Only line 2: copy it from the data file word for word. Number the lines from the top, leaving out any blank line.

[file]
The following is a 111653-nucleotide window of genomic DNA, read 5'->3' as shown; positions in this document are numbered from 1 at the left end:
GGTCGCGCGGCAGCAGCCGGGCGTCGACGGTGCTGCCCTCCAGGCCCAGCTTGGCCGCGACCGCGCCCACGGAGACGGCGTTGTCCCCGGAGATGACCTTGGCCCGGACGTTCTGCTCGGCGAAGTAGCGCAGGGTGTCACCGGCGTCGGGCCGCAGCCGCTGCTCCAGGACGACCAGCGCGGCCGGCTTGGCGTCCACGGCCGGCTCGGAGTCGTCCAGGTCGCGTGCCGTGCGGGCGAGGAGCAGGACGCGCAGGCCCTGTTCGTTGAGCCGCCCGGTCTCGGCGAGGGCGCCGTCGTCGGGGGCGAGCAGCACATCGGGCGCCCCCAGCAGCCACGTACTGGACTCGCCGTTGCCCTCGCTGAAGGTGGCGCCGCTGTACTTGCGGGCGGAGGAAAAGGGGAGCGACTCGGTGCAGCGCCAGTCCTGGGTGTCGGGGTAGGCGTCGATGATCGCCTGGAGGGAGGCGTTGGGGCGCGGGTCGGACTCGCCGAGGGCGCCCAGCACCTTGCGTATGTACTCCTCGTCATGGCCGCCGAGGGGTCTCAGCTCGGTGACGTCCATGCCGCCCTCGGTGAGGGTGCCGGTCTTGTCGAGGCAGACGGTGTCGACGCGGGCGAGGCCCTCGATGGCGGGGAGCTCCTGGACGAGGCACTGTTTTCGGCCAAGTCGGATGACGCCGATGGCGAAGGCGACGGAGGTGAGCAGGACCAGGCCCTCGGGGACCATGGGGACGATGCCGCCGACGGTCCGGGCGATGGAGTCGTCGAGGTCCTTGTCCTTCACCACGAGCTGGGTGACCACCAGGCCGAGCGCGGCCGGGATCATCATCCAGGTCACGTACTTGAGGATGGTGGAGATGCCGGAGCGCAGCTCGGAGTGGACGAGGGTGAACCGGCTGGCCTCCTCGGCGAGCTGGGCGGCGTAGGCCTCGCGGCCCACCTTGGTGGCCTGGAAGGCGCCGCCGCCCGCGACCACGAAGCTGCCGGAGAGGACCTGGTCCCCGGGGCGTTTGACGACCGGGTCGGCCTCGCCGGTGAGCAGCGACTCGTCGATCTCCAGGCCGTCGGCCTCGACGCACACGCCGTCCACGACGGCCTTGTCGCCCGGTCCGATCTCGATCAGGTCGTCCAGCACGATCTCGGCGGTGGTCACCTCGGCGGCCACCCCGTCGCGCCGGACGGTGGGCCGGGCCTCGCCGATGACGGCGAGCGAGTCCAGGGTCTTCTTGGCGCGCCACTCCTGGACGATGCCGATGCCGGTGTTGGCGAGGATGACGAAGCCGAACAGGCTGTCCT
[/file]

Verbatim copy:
GGTCGCGCGGCAGCAGCCGGGCGTCGACGGTGCTGCCCTCCAGGCCCAGCTTGGCCGCGACCGCGCCCACGGAGACGGCGTTGTCCCCGGAGATGACCTTGGCCCGGACGTTCTGCTCGGCGAAGTAGCGCAGGGTGTCACCGGCGTCGGGCCGCAGCCGCTGCTCCAGGACGACCAGCGCGGCCGGCTTGGCGTCCACGGCCGGCTCGGAGTCGTCCAGGTCGCGTGCCGTGCGGGCGAGGAGCAGGACGCGCAGGCCCTGTTCGTTGAGCCGCCCGGTCTCGGCGAGGGCGCCGTCGTCGGGGGCGAGCAGCACATCGGGCGCCCCCAGCAGCCACGTACTGGACTCGCCGTTGCCCTCGCTGAAGGTGGCGCCGCTGTACTTGCGGGCGGAGGAAAAGGGGAGCGACTCGGTGCAGCGCCAGTCCTGGGTGTCGGGGTAGGCGTCGATGATCGCCTGGAGGGAGGCGTTGGGGCGCGGGTCGGACTCGCCGAGGGCGCCCAGCACCTTGCGTATGTACTCCTCGTCATGGCCGCCGAGGGGTCTCAGCTCGGTGACGTCCATGCCGCCCTCGGTGAGGGTGCCGGTCTTGTCGAGGCAGACGGTGTCGACGCGGGCGAGGCCCTCGATGGCGGGGAGCTCCTGGACGAGGCACTGTTTTCGGCCAAGTCGGATGACGCCGATGGCGAAGGCGACGGAGGTGAGCAGGACCAGGCCCTCGGGGACCATGGGGACGATGCCGCCGACGGTCCGGGCGATGGAGTCGTCGAGGTCCTTGTCCTTCACCACGAGCTGGGTGACCACCAGGCCGAGCGCGGCCGGGATCATCATCCAGGTCACGTACTTGAGGATGGTGGAGATGCCGGAGCGCAGCTCGGAGTGGACGAGGGTGAACCGGCTGGCCTCCTCGGCGAGCTGGGCGGCGTAGGCCTCGCGGCCCACCTTGGTGGCCTGGAAGGCGCCGCCGCCCGCGACCACGAAGCTGCCGGAGAGGACCTGGTCCCCGGGGCGTTTGACGACCGGGTCGGCCTCGCCGGTGAGCAGCGACTCGTCGATCTCCAGGCCGTCGGCCTCGACGCACACGCCGTCCACGACGGCCTTGTCGCCCGGTCCGATCTCGATCAGGTCGTCCAGCACGATCTCGGCGGTGGTCACCTCGGCGGCCACCCCGTCGCGCCGGACGGTGGGCCGGGCCTCGCCGATGACGGCGAGCGAGTCCAGGGTCTTCTTGGCGCGCCACTCCTGGACGATGCCGATGCCGGTGTTGGCGAGGATGACGAAGCCGAACAGGCTGTCCT